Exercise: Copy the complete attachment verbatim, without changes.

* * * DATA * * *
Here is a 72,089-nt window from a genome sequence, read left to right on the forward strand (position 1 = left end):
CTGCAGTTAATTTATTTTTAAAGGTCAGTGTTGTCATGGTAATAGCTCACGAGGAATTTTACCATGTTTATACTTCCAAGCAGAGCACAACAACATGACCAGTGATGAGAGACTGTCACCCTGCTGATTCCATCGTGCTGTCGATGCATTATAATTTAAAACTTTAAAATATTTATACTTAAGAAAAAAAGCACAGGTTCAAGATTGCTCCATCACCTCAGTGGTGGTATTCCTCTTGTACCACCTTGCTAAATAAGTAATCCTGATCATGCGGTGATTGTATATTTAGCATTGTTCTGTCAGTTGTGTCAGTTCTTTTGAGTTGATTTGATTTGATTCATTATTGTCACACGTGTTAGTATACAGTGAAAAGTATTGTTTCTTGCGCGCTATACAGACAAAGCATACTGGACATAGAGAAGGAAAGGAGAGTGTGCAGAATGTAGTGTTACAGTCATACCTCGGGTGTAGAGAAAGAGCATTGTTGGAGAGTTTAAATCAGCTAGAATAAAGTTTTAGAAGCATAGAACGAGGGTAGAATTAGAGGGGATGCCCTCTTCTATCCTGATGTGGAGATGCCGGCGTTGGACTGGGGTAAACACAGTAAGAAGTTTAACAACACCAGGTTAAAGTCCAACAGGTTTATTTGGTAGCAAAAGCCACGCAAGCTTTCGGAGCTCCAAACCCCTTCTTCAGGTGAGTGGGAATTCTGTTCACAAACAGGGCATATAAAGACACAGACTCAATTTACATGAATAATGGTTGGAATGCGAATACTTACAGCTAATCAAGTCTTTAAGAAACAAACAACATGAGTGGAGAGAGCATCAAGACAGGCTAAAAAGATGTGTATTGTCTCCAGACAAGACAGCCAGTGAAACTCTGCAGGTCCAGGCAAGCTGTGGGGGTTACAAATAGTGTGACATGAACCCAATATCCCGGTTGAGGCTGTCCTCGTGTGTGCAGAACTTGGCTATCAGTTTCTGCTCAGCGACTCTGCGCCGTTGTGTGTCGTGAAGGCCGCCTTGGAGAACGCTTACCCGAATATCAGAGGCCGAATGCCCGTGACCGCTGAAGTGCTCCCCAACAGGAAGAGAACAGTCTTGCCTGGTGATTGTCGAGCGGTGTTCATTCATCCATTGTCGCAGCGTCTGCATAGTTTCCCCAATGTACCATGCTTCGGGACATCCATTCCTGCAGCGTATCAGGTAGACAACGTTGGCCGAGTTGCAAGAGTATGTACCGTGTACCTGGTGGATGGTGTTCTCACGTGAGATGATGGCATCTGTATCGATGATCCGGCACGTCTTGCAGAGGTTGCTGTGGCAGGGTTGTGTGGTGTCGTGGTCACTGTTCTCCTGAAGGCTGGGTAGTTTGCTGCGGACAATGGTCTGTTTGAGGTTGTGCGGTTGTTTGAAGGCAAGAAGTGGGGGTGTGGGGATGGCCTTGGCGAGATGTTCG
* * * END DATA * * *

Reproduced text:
Here is a 72,089-nt window from a genome sequence, read left to right on the forward strand (position 1 = left end):
CTGCAGTTAATTTATTTTTAAAGGTCAGTGTTGTCATGGTAATAGCTCACGAGGAATTTTACCATGTTTATACTTCCAAGCAGAGCACAACAACATGACCAGTGATGAGAGACTGTCACCCTGCTGATTCCATCGTGCTGTCGATGCATTATAATTTAAAACTTTAAAATATTTATACTTAAGAAAAAAAGCACAGGTTCAAGATTGCTCCATCACCTCAGTGGTGGTATTCCTCTTGTACCACCTTGCTAAATAAGTAATCCTGATCATGCGGTGATTGTATATTTAGCATTGTTCTGTCAGTTGTGTCAGTTCTTTTGAGTTGATTTGATTTGATTCATTATTGTCACACGTGTTAGTATACAGTGAAAAGTATTGTTTCTTGCGCGCTATACAGACAAAGCATACTGGACATAGAGAAGGAAAGGAGAGTGTGCAGAATGTAGTGTTACAGTCATACCTCGGGTGTAGAGAAAGAGCATTGTTGGAGAGTTTAAATCAGCTAGAATAAAGTTTTAGAAGCATAGAACGAGGGTAGAATTAGAGGGGATGCCCTCTTCTATCCTGATGTGGAGATGCCGGCGTTGGACTGGGGTAAACACAGTAAGAAGTTTAACAACACCAGGTTAAAGTCCAACAGGTTTATTTGGTAGCAAAAGCCACGCAAGCTTTCGGAGCTCCAAACCCCTTCTTCAGGTGAGTGGGAATTCTGTTCACAAACAGGGCATATAAAGACACAGACTCAATTTACATGAATAATGGTTGGAATGCGAATACTTACAGCTAATCAAGTCTTTAAGAAACAAACAACATGAGTGGAGAGAGCATCAAGACAGGCTAAAAAGATGTGTATTGTCTCCAGACAAGACAGCCAGTGAAACTCTGCAGGTCCAGGCAAGCTGTGGGGGTTACAAATAGTGTGACATGAACCCAATATCCCGGTTGAGGCTGTCCTCGTGTGTGCAGAACTTGGCTATCAGTTTCTGCTCAGCGACTCTGCGCCGTTGTGTGTCGTGAAGGCCGCCTTGGAGAACGCTTACCCGAATATCAGAGGCCGAATGCCCGTGACCGCTGAAGTGCTCCCCAACAGGAAGAGAACAGTCTTGCCTGGTGATTGTCGAGCGGTGTTCATTCATCCATTGTCGCAGCGTCTGCATAGTTTCCCCAATGTACCATGCTTCGGGACATCCATTCCTGCAGCGTATCAGGTAGACAACGTTGGCCGAGTTGCAAGAGTATGTACCGTGTACCTGGTGGATGGTGTTCTCACGTGAGATGATGGCATCTGTATCGATGATCCGGCACGTCTTGCAGAGGTTGCTGTGGCAGGGTTGTGTGGTGTCGTGGTCACTGTTCTCCTGAAGGCTGGGTAGTTTGCTGCGGACAATGGTCTGTTTGAGGTTGTGCGGTTGTTTGAAGGCAAGAAGTGGGGGTGTGGGGATGGCCTTGGCGAGATGTTCG